Depending on who’s making the lists, February has been variously designated as Canned Food Month, Great American Pie Month, Cherry Month, Grapefruit Month, Snack Food Month and Hot Breakfast Month.
And there’s more. This year, Feb. 2-18 is Jell-O Week. Although the Jell-O company’s invention originated in New York state, Utah officially declared national Jell-O Week in 2001. I don’t quite know how Utah gets to designate national celebrations but the Beehive State, per capita, eats more Jell-O than any other state in the Union. When he was in his heyday, Utah even made Bill Cosby an honorary citizen.
And there’s more. A senator from Utah often hosts a weekly Jell-O social for his Capitol Hill constituents. In 2002, when the state hosted the winter Olympics, a commemorative pin depicted a bowl of green Jell-O. I didn’t quite believe this latter detail but found a pewter pin with the dish of very green Jell-O on sale at ebay for $22.04. I was able to resist.
Somebody should check Utah license plates.
The jiggly dessert’s major ingredients are sugar and gelatin. Not mentioned is that gelatin is a translucent, colorless, flavorless, food ingredient, commonly derived from collagen. Collagen is extracted from the skin, bones and connective tissues of animals such as domesticated cattle, chicken, pigs and fish.
Deep mystery: A package of orange Jell-O has a note: “Do not use with fresh or frozen pineapple, kiwi, gingerroot, papaya, figs or guava. Gelatin will not set.” There is no such note on other Jell-O flavors.
Feb. 1, 1933, Skippy peanut butter went on sale for the first time. Developed in 1890 by a St. Louis physician as a high-protein food, by 1990, Americans were eating 800 million pounds of the sticky stuff each year. I don’t know how one could check the Internet claim that this is enough spread to cover the floor of the Grand Canyon, but in any case, it’s a lot of peanut butter.
And here’s an apple story. On Feb. 19, 1878, Thomas Edison received a patent for the phonograph, which means “sound writer.” The idea for this machine came to Edison while he was working on a telephone transmitter, hoping to improve on what Alexander Graham Bell had produced in 1876.
A friend bet him a barrel of apples that his phonograph idea would never work. Edison succeeded, and his invention created a sensation.
“I shouted ‘Mary had a little lamb,’” he recalled, “and the machine reproduced it perfectly. I was never so taken aback in my life.”
Everywhere that this machine was demonstrated people crowded in to hear it cough, bark and speak French. It remained one of Edison’s favorite inventions, and he worked for more than 40 years to improve it. In 1927, at the age of 80, he developed a double-sided, 80 rpm, 1-inch record that would play for 40 minutes.
Whether or not Edison received that barrel of apples remains a mystery.
The National Park Service provides a link to the Thomas Edison National Historical Park, with lots of pictures of his journal notes on this device, as well as pictures of the device at http://tinyurl.com/3u7vsu92.
Suggestion: Celebrate National Don’t Cry Over Spilled Milk Day on Sunday, Feb. 11, and then on Feb. 12, come to the Charlotte Senior Center where a delicious meal awaits you. Take note of how cleverly (and deliciously) the volunteer cooks represent the upcoming Valentine’s Day.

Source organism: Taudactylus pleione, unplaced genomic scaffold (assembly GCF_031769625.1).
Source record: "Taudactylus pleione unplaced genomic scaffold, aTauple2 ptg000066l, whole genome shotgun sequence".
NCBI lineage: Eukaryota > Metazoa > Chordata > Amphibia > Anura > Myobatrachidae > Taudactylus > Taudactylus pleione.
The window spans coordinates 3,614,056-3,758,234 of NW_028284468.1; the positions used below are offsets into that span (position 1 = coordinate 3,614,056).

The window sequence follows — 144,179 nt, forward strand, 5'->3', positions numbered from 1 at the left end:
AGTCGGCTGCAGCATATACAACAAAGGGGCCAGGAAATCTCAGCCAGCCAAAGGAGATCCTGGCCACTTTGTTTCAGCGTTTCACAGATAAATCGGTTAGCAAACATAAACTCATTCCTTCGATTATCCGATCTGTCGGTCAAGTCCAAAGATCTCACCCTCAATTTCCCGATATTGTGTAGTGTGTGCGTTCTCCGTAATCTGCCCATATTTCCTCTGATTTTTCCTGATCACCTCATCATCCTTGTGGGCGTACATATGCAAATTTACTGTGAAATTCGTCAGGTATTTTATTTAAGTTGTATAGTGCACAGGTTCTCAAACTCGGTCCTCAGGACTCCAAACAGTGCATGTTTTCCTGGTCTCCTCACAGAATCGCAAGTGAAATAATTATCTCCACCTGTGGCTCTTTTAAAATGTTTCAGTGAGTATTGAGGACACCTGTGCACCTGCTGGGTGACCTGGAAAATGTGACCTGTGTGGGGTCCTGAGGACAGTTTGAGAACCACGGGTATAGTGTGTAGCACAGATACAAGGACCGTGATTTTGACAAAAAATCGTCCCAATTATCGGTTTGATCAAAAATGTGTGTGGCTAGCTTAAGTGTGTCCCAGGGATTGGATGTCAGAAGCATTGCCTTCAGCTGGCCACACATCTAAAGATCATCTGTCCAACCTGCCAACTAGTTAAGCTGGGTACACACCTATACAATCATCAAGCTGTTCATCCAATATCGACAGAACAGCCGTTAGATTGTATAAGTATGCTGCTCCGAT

Monday, Feb. 12, 11:30 a.m.-12:30 p.m.
Italian wedding soup, three hearts salad (romaine hearts, artichoke hearts and hearts of palm), heart-shaped cookies.
The wonderfully named (and delicious) Italian wedding soup comes from minestra maritata, or married broths, referring to the blending of meats and broths. To make your week splendiferous, you can also sign up for the special Valentine’s Day meal on Wednesday, Feb. 14, provided by the Residence at Shelburne Bay. Don’t delay signing up. Space is limited.
Valentine’s Day meal
Wednesday, Feb. 14, noon
Accompanying beverage: sparkling raspberry and pear punch. Starters: meat and cheese boards for each table. Entree: beef ravioli with brown butter and goat cheese. Side: classic Caprese salad with balsamic dressing. Dessert: assorted petit fours platter (raspberry thumbprint, petit fours, chocolate covered strawberries).
Monday, Feb. 19, 11:30 a.m.-12:30 p.m.
American deli sandwiches, picnic potato salad with chips and good, old-fashioned birthday cake.
With the long string of gray days we’ve been having, we definitely need “You Are My Sunshine,” copyrighted in 1940 and recorded by just about everybody: Gene Autry, Bing Crosby, Doris Day, Frankie Yankovic, Ray Charles, The Simpsons, the movie “O Brother, Where Art Thou” and many more. I remember my dad singing this as my bedtime song, although I always requested “Abdul Albulbul Amir,” too, because it was long, and I loved the names.
“There are heroes in plenty, and well known to fame
In the ranks that were led by the Czar,
But the bravest of all was a man by the name
Of Ivan Potschjinski Skidar.”
With the COVID lockdown and choir rehearsals canceled, British choirmaster Garet Malone offered singers and music lovers a new opportunity and a safe way of singing in a group. As a choir, accompanied by the London Symphony Orchestra, they sang a wonderful “You Are My Sunshine.” Here it is.